The DraftKings sportsbook at Wrigley Field opened yesterday. While it is an impressive space for sports lovers, located at one of baseball’s cherished cathedrals, many are wondering why you can’t, yet, place a bet at the sportsbook.
There are some compelling reasons.
PlayIllinois reached out to the Illinois Gaming Board for clarification about the rules regarding Illinois sportsbooks at professional sports facilities.
So far, only two facilities have built sportsbooks: the DK one at Wrigley and a FanDuel sportsbook inside the United Center that opened in November.
Neither has taken a single sports bet, yet, directly.
Only the United Center lounge is officially listed on the IGB website as an applicant for a sports betting license. But IGB spokesperson Beth Kaufman told PlayIllinois via email that DraftKings did indeed apply for a sports facility sportsbook license at Wrigley on March 10, 2023.
Ten million reasons no one is in a hurry to offer sports betting at Wrigley
Stephen Miraglia, DK’s director of communications, told the Daily Herald that the company’s strategy, “is to identify, with flagship locations like this, high foot traffic areas. What better place than Wrigley Field?
“This would be a year-round destination, a very immersive viewing experience for people that want to come in, enjoy games, have some food. It’s all about reaching that audience. Not only Cubs fans, but the tourists around here.”
The lavish 17,000-square foot, two-story lounge at the corner of Addison Street and Sheffield Avenue, features a 2,000-square-foot video screen that can show up to 25 games at once. Entry is restricted to those 21 or older. There is no way to access the sports lounge from inside Wrigley Field.
Kaufman confirmed the license fee to turn it into a sportsbook costs $10 million. While DK has clearly applied to do just that, there’s really no hurry.
Currently, there’s nothing stopping patrons from betting on sports through any one of the seven legal Illinois sportsbook apps while enjoying a meal, beverage and a game at the Wrigley sportsbook.
And with DK playing host to the party — and their logo splattered everywhere — they are likely to be the online sportsbook of choice for those in the company’s Wrigley Field space.
What exactly does $10 million get DraftKings or the Cubs?
For that $10 million fee, DraftKings at Wrigley and FanDuel Sportsbook at the United Center get the right to offer the only sportsbook at or within a five-block radius for four years. Only one sportsbook can be tied to each of seven possible professional sports facilities. So, that provides exclusivity at least in the physical space.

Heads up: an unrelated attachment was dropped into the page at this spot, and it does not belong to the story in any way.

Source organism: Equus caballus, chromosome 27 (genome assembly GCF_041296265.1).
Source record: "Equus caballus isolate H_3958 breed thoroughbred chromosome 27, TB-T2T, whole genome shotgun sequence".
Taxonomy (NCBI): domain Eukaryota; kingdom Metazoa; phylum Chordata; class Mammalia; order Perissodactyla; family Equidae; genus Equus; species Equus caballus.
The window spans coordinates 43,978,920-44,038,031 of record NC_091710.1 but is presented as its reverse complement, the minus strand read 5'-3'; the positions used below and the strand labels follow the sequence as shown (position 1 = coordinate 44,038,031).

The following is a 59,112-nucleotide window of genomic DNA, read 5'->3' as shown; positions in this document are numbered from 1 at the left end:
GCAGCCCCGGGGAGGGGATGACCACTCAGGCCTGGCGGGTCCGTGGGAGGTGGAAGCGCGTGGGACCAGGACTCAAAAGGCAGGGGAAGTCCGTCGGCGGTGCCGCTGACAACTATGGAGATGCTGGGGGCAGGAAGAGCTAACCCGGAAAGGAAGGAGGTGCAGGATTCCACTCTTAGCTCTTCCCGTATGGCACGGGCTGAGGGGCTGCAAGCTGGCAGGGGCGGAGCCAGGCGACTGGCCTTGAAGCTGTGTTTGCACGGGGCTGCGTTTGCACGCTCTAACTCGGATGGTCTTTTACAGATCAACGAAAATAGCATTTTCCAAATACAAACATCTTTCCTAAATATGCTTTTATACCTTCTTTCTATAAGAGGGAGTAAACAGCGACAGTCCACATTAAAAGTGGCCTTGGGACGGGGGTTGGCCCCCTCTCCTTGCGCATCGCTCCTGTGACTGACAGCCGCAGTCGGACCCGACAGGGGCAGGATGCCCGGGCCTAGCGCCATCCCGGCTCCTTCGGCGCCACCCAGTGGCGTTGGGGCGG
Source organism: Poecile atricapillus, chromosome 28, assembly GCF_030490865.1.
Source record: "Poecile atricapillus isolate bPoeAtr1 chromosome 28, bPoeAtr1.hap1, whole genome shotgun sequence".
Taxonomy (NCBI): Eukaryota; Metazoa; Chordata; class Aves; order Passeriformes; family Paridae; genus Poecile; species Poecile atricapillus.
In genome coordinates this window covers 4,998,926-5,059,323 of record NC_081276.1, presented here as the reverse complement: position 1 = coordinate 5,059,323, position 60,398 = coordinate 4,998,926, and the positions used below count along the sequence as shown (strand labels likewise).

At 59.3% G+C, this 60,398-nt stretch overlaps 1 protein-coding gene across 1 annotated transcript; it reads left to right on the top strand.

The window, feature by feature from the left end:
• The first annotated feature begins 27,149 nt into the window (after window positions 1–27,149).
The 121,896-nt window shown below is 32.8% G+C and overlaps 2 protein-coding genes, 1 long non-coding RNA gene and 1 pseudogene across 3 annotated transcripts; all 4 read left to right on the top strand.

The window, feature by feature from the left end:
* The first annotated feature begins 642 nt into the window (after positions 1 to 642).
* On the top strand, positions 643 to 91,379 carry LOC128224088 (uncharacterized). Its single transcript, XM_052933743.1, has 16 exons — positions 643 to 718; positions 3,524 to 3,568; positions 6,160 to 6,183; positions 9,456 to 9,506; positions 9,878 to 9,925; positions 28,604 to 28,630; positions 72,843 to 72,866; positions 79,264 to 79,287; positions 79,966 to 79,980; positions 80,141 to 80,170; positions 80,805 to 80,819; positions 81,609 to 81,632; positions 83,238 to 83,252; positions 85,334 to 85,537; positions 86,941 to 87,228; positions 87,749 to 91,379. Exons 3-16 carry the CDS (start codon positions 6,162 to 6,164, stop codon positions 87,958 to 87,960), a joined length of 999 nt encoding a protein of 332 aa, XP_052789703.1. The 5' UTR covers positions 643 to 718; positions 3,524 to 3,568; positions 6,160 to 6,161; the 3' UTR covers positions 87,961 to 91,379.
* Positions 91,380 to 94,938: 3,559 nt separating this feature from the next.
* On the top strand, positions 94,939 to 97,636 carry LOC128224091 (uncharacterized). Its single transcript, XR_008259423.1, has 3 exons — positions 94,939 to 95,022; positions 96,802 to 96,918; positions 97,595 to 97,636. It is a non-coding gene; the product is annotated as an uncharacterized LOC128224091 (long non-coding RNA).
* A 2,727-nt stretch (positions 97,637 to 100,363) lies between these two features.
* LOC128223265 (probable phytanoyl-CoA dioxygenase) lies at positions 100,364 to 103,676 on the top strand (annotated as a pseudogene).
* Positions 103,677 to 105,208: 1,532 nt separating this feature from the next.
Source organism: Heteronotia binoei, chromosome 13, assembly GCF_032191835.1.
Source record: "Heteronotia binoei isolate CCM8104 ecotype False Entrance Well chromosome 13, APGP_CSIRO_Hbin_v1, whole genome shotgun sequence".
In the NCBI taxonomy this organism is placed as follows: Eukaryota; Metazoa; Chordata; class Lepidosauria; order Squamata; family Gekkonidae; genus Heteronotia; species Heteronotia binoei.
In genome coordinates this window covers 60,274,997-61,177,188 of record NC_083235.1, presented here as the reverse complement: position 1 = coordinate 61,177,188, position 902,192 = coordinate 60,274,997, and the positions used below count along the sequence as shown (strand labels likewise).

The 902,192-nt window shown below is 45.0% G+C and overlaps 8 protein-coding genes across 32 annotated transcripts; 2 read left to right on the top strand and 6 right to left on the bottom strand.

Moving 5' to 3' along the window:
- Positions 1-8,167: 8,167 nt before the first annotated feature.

While the one-sportsbook-per-sports-facility rule prevents a competitor from opening up next door or across the street, it doesn’t prevent patrons from betting on their phones with DK or FanDuel or BetRivers Illinois, BetMGM Sportsbook, PointsBet IL, Caesars Sportsbook or Barstool, for that matter, within that five-block zone.
After the initial four years, the renewal fee is a further $1 million every four years.
That’s a lot of beans for little more than the right to bet in person at, or near, a sports facility, especially when you consider 96% of sports betting in Illinois has been conducted online since the activity has been legal.
DraftKings is tying itself to the iconic brands that are the Cubs and Wrigley Field. Other than that, the sportsbook operator and the team are essentially getting an elaborate billboard and the opportunity to make some money from food and beverage.
Is this a reasonable way for an operator to enter the Illinois sports betting market?
DraftKings is already well established in Illinois. It is the top Illinois sportsbook by total bets and second to FanDuel in revenue.
DK and FD have over 60% of the Illinois sports betting market combined.
That again proves the real value in the Wrigley sportsbook is in the marketing exposure.
Had a sportsbook operator currently not operating in Illinois opted to have partnered with the Cubs, it would have given them some access to the market. Though, it would be limited access. Illinois Gaming Board rules state:
“A sports facility or its designee issued a master sports wagering license may conduct sports wagering over the Internet within the sports facility or within a five-block radius of the sports facility.”
That limits a new-to-Illinois operator to doing business only within those five blocks.
Again, that’s a lot of money for limited return, especially in a state already dominated by DraftKings and FanDuel.
Online-only sportsbook license another option, but it’s pricey
Also, there’s another option for entering the Illinois sports betting market. And this one at least gives access to the entire state.
Currently, all seven of the state’s legal sportsbooks are tethered to casinos. But, an operator looking to enter the market can apply for one of three “online only” sportsbook licenses that do not require a tether.
Trouble is, an online-only license costs $20 million.
That would allow complete access to the second-biggest sports betting market in the US. But, it’s clearly a lot to ask.
Currently, there are no listed applicants for the three slots. Given the price and the major players already in the market, that’s no surprise.
Besides, those already in the market are not keen on having more competition. And they are likely funding lobbying efforts to ward off potential competitors.
Bottom line, DraftKings may be moving toward making its Wrigley Field location a full-fledged sportsbook. But it certainly is in no hurry to do so. The cost is simply too high, especially when it will do little more than further cement DraftKings as one of the state’s most successful sportsbooks.